By: Martin Donell Kohout

Type: General Entry

Published: June 10, 2013

Updated: July 26, 2020

The Crusaders, originally from Houston’s Fifth Ward, were among the leading exponents of jazz-rock or jazz-funk fusion music in the 1970s and 1980s. The nucleus of the band—drummer Nesbert “Stix” Hooper, pianist Joe Sample, saxophonist and bassist Wilton Felder, and trombonist Wayne Henderson—began playing together in the early 1950s as students at Houston’s Smith Junior High School, then at Phyllis Wheatley High School and Texas Southern University; the other original members included flutist Hubert Laws, who went on to an extremely successful solo jazz career, and bassist Henry Wilson.

As the Swingsters, formed in 1954, they played a mix of jazz, blues, and rhythm and blues, blending various musical influences into what they later called the “Gulf Coast sound.” They soon decided to concentrate on hard bop, however, and renamed themselves the Modern Jazz Sextet in emulation of New York’s Modern Jazz Quartet. In 1958 Hooper, Sample, Felder, and Henderson decided to leave Houston and move to Los Angeles but found jazz gigs hard to come by. They changed their name to the Nite Hawks and spent several months as the house band at the New Frontier Hotel in Las Vegas before deciding to return to Los Angeles and playing the music they loved. Saxophonist Curtis Amy, a fellow Houstonian, got them an audition with the Pacific Jazz label, and their first album, Freedom Sound, came out in 1961. By that time they were calling themselves the Jazz Crusaders, reportedly at the suggestion of Hooper’s wife Ramona.

As the Jazz Crusaders, they recorded nineteen albums from 1961 to 1970, sixteen of them for Pacific Jazz. In the latter year, however, they took a break from recording and reemerged with yet another new name—this time they called themselves simply the Crusaders—and a new, electrified jazz-funk sound, featuring Sample on electric piano, Larry Carlton on electric guitar, and Robert ‘Pops’ Popwell on electric bass.

As the Crusaders, their albums in the 1970s appeared regularly on both the jazz and pop charts. As another sign of their crossover appeal, in 1975 they became the first and only instrumental group to tour with rock-and-roll legends the Rolling Stones. Their most successful album was Street Life, released in 1979, which reached the Top 20 on the Billboard jazz, pop, and black album charts; the title song, with vocals by Randy Crawford, also reached the Top 40 pop singles chart.

During this period, the members of the band were also making names for themselves as solo artists and studio musicians. Sample probably enjoyed the most success; among the hit albums on which he appeared are Marvin Gaye’s Let’s Get It On (1973), Joni Mitchell’s Court and Spark (1974), Steely Dan’s Aja (1977), and Tina Turner’s Private Dancer (1984).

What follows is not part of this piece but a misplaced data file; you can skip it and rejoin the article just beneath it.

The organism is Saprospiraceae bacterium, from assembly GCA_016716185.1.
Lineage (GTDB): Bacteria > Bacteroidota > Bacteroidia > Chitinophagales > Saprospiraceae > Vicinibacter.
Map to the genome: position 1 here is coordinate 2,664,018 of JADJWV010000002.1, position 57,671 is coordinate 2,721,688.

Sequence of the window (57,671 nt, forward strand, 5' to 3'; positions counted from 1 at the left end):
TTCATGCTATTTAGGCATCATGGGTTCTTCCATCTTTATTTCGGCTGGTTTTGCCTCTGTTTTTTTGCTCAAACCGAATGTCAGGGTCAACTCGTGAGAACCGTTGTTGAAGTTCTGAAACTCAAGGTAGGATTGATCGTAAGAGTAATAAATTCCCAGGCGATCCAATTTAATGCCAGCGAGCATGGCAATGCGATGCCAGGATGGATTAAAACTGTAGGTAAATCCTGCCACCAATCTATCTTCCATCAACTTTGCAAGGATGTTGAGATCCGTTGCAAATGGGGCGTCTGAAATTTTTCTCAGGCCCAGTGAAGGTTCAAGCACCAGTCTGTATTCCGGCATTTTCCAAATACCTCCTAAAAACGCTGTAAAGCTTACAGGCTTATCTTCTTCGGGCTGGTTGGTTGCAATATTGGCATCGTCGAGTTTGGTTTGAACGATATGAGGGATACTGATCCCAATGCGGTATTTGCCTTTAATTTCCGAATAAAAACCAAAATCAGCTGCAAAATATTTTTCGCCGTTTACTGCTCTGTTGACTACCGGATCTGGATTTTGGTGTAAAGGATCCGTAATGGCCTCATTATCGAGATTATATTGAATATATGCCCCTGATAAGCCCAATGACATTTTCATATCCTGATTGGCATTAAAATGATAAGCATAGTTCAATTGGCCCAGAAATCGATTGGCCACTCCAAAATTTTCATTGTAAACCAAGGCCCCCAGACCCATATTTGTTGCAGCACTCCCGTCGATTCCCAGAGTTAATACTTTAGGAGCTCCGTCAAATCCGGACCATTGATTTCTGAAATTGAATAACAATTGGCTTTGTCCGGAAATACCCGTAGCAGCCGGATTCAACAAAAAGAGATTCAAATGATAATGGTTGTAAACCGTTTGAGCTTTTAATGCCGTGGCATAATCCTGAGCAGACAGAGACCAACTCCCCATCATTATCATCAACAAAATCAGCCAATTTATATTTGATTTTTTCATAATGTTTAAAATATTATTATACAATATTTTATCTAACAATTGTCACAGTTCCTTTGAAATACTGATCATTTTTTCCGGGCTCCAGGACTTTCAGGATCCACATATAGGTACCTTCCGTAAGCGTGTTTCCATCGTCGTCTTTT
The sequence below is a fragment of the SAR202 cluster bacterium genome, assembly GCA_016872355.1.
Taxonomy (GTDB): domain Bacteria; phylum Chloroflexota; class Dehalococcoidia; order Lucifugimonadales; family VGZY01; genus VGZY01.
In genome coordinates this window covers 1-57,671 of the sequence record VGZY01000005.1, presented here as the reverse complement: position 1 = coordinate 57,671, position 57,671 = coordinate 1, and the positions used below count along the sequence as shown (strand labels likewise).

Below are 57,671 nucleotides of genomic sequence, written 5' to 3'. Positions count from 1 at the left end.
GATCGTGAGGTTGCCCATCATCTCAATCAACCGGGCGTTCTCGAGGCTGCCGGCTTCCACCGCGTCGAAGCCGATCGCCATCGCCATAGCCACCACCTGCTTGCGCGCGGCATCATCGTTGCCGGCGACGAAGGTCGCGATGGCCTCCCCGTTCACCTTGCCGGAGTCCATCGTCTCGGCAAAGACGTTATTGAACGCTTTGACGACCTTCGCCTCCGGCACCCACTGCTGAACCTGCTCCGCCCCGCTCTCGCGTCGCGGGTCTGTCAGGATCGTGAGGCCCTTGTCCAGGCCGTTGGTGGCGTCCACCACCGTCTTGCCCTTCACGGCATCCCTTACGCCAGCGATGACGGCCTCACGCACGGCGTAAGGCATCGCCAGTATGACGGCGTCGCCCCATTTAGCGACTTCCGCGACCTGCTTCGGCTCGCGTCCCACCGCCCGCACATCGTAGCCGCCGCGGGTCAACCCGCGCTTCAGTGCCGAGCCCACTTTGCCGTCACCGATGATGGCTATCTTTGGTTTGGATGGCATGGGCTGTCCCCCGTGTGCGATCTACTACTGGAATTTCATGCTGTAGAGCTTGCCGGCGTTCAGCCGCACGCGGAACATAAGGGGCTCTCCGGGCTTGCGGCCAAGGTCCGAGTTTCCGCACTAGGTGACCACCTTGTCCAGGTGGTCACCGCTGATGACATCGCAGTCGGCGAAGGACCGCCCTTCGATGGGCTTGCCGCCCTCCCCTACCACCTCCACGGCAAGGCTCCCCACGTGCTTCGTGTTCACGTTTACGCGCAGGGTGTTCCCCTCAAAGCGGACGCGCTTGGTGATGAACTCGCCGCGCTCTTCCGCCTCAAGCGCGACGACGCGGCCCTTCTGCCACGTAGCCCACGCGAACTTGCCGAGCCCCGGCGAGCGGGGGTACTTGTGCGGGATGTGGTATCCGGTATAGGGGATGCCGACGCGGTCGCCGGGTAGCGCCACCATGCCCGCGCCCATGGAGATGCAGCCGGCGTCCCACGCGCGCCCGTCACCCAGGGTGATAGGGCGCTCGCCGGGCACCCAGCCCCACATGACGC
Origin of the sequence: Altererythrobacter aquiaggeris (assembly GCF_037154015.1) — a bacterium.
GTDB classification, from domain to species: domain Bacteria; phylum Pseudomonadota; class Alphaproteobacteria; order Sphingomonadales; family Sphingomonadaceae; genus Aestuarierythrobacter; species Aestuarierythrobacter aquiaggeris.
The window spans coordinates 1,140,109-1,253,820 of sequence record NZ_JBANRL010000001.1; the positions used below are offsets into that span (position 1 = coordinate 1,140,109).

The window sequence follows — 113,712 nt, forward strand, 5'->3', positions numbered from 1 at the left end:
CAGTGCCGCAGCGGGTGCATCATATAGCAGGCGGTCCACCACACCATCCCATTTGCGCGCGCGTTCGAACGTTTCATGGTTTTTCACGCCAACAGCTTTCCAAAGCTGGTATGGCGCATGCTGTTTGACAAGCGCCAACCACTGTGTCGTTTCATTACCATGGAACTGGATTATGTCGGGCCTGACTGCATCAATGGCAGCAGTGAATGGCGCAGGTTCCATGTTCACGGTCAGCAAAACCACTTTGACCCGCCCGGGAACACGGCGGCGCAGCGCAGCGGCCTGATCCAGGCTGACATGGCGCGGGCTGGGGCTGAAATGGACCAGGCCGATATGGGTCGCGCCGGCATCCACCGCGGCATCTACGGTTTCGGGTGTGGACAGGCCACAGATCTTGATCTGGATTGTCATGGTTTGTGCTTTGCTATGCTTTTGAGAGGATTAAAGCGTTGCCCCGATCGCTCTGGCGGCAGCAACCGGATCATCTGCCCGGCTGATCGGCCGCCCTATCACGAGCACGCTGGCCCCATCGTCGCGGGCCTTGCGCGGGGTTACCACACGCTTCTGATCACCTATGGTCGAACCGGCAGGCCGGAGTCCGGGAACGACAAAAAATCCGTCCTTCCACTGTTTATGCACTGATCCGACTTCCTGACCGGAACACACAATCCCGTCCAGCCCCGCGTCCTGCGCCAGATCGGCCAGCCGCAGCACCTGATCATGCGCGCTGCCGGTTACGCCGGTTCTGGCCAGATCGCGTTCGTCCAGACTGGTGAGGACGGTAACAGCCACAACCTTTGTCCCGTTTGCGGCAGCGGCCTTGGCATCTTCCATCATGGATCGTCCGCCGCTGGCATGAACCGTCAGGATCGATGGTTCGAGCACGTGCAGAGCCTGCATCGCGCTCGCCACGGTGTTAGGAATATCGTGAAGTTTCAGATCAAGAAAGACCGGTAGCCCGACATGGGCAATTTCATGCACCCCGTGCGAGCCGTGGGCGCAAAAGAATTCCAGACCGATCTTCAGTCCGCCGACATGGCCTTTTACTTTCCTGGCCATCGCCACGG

At the same time, however, many mainstream jazz critics considered them sellouts, who had abandoned jazz for a more commercial sound, and dismissed their music as “formulaic,” “bland,” “shallow,” and “repetitious,” which was a source of some irritation for the band members, who felt they were simply playing accessible music that drew on their roots in the Lone Star State. Hooper told a writer for Down Beat magazine, “I don’t like critics or even other musicians who put you down because you’re a commercial success.” Sample later admitted to another interviewer, “We used to sort of suppress the R&B feeling—trying to play like the New York jazzers did or like they did out on the West Coast…. Even when we thought we were playing jazz…there was that Texas side of it that would come out.”

This was also a period of rapid personnel change. Founding member Henderson left in 1975 to pursue a career as a producer, and various guitarists and bass players came and went. In 1983 Hooper also left, leaving Sample and Felder as the group’s last remaining founding members. The Crusaders finally called it quits in 1991 with Healing the Wounds. In 1995, however, trombonist Henderson formed a new outfit which included Felder, Laws, and Carlton and called it the Jazz Crusaders, over Sample’s objections. The situation grew even more complicated in 2003, when Felder reunited with Sample and Hooper to record an album, Rural Renewal, as the Crusaders, while Henderson’s Jazz Crusaders released an album titled Soul Axess. In 2010 Sample, Henderson, and Felder reunited and made plans for a tour. Due to health problems, Felder had to drop out of the lineup, but Sample and Henderson embarked on the reunion tour that also included saxophonist Gerald Albright, bassist Reggie Sullivan, and drummer Moyes Lucas. Wayne Henderson died on April 5, 2014, and Joe Sample died on September 12, 2014. The following year, Wilton Felder died on September 27, 2015, leaving Hooper as the only living original member.

All Music Guide (, accessed March 23, 2009. Brian Case and Stan Britt, The Harmony Illustrated Encyclopedia of Jazz, 3rd ed. (New York: Harmony Books, 1986). Barry Kernfeld, ed., The New Grove Dictionary of Jazz, 2nd ed. (New York: Macmillan, 2002). James Liska, “Joe Sample and Wilton Felder: The Lone Crusaders,” Down Beat 50 (November, 1983). Lee Underwood, “The Crusaders: Knights without Jazz,” Down Beat 43 (June 17, 1976). 

  • Music
  • Groups
  • Peoples
  • African Americans
Time Periods:
  • Texas Post World War II
  • Houston
  • Upper Gulf Coast
  • East Texas

The following, adapted from the Chicago Manual of Style, 15th edition, is the preferred citation for this entry.

Martin Donell Kohout, “Crusaders,” Handbook of Texas Online, accessed May 24, 2022,

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June 10, 2013
July 26, 2020

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